But more importantly when a demo is faked not only are we presenting something that hasn’t actually occurred but we are abusing the trust that the public gives us as scientists. Once that abuse of trust has been detected the pubic rightfully begins to doubt more and more of what they see as science. We are trying to convince people that science is factual. When we fake demos we risk losing our credibility, and not just our own, the credibility of everyone involved in our wonderful profession.

Have a look at this cool video. This is one of my favourites. This is how explosions on TV should be done. And what else would we expect from the show that “delves fearlessly into the mysteries of science… is a breathless ride through the wild world of the weird and wonderful… and that does all of those things that you’re too scared to do at home”, Brainiac.

Impressive, huh? Everyone remembers those amazing science lessons when the chemistry teacher dropped bits of reactive metal into water. If you are as old as me it was done without a safety screen and the teacher and a boy in the front row got hit by hot metal too. How cool to see it on such a big scale…

The only problem is that his isn’t what happens when you drop these chemicals into a bath of water. Both of these reactions were caused by explosives set up in the baths. What you’ve just seen wasn’t real, it was a fake.

How do you feel? Cheated? Angry? I was when I saw it. Does it make you more or less likely to watch Brainiac? Would it make you more or less likely to believe what you are told by a scientist?

The production team wanted to show off an impressive reaction to their TV audience. They wanted to recreate what we all remember from school but on a bigger scale. There is nothing wrong with their intention. The only problem is that when they tried it the real reaction, 2g of rubidium, would have looked like this.

[The chemistry behind the reaction and a series of other videos showing alkali metals and water have been produced by Theodore Gray and can be found here LINK. To the best of my knowledge the scientists working on the Brainiac show didn’t know that the demos were going to be faked by the production team just as I’m sure the scientist on the Bake-off show didn’t know either.]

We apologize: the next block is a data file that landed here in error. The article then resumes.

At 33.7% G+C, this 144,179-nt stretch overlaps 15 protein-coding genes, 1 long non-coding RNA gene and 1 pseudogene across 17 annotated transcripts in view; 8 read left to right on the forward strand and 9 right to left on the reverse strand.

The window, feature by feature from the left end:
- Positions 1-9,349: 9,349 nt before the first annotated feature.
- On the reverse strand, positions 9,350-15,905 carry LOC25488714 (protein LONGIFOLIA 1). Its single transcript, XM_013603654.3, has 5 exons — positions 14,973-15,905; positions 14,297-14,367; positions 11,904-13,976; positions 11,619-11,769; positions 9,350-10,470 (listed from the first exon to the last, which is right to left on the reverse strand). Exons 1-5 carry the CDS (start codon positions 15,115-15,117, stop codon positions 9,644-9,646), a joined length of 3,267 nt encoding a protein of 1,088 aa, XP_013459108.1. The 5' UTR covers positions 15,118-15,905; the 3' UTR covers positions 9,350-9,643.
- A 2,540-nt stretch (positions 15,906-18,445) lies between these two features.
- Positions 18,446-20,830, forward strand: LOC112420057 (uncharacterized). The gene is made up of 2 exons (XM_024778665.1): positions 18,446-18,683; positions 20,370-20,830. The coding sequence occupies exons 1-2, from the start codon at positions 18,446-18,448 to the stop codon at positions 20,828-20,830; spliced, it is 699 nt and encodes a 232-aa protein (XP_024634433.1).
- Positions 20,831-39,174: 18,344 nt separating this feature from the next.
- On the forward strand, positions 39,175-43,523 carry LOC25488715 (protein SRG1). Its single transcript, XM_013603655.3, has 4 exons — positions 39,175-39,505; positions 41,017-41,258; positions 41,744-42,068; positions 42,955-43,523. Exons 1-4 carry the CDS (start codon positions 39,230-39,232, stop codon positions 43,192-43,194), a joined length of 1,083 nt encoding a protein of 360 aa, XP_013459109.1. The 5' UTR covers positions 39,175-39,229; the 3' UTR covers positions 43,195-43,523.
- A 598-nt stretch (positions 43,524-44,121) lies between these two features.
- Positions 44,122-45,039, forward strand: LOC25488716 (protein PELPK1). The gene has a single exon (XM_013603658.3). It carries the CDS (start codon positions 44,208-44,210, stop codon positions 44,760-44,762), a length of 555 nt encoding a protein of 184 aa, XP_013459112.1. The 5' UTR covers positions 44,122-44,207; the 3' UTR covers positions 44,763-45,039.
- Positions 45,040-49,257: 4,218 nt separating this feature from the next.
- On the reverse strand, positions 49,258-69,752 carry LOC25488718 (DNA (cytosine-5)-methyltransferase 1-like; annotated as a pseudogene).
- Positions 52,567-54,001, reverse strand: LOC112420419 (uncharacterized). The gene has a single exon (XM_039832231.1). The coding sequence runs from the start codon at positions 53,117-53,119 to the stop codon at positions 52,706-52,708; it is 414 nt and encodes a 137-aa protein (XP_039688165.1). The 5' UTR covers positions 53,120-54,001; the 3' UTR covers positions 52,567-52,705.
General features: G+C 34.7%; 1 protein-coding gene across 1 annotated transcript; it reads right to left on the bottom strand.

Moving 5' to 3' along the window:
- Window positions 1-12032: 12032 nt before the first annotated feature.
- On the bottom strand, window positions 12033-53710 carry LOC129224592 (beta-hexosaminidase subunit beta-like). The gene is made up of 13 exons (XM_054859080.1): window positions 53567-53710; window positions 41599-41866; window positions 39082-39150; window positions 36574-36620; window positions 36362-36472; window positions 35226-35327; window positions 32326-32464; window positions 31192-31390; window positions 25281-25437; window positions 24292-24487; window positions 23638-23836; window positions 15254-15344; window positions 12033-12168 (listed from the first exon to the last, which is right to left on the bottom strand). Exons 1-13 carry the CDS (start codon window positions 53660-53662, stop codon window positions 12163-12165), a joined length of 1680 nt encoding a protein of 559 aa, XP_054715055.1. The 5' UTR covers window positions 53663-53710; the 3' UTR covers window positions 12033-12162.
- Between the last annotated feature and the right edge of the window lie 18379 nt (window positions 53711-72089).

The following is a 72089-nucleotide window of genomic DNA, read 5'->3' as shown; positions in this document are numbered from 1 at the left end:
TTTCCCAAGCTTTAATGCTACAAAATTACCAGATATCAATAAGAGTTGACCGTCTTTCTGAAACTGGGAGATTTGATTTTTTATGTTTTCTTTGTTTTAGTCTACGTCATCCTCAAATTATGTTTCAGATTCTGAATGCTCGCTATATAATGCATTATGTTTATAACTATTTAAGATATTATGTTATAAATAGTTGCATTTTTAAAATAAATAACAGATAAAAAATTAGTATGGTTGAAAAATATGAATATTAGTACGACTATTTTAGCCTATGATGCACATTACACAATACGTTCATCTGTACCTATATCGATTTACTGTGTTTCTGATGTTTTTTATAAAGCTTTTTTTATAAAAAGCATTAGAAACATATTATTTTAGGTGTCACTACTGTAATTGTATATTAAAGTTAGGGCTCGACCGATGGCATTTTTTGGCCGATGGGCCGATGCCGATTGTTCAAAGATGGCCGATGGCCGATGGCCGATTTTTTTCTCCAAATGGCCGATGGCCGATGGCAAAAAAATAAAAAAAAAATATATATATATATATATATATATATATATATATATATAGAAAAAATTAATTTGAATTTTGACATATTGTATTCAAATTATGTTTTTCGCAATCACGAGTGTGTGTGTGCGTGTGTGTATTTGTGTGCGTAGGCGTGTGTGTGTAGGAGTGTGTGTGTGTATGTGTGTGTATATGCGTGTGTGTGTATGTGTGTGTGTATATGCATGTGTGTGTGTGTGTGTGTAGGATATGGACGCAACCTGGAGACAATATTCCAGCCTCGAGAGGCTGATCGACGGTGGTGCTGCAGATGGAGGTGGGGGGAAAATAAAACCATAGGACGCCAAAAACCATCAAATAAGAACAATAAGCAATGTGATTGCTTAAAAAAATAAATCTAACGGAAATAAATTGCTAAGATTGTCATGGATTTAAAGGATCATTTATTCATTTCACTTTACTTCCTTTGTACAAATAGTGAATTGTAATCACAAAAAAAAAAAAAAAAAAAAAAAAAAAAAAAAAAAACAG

In a way I can understand why they faked it with explosions but I can’t forgive them for doing it. It is expensive to get a crew together only to find out that your reaction isn’t as amazing as you thought it was going to be. It is a hassle to either have to re-edit or even re-shoot.

But if you are going to claim the respectability and demand the trust that millions of scientists have built up over hundreds of years then you cannot fake what happened. [And if you are going to fake what happens you should at least hide the black wires that lead to your explosives that you’ve fed into your bath tub].

Both Brainiac and The Great British Bake-off claimed to be showing “science”. By faking what they showed they both misled the public and abused the trust that the public rightly has in science. For these reasons faking demos is something we should never do.

The really sad part of the Brainiac clip is that this is a spectacular reaction and there is no reason to blow up a bath:

And the fact that as you progress through the periodic table the reactions don’t get more energetic should have been something that a science show- however jokey the show is trying to be- should have explored rather than ignored and worse, faked.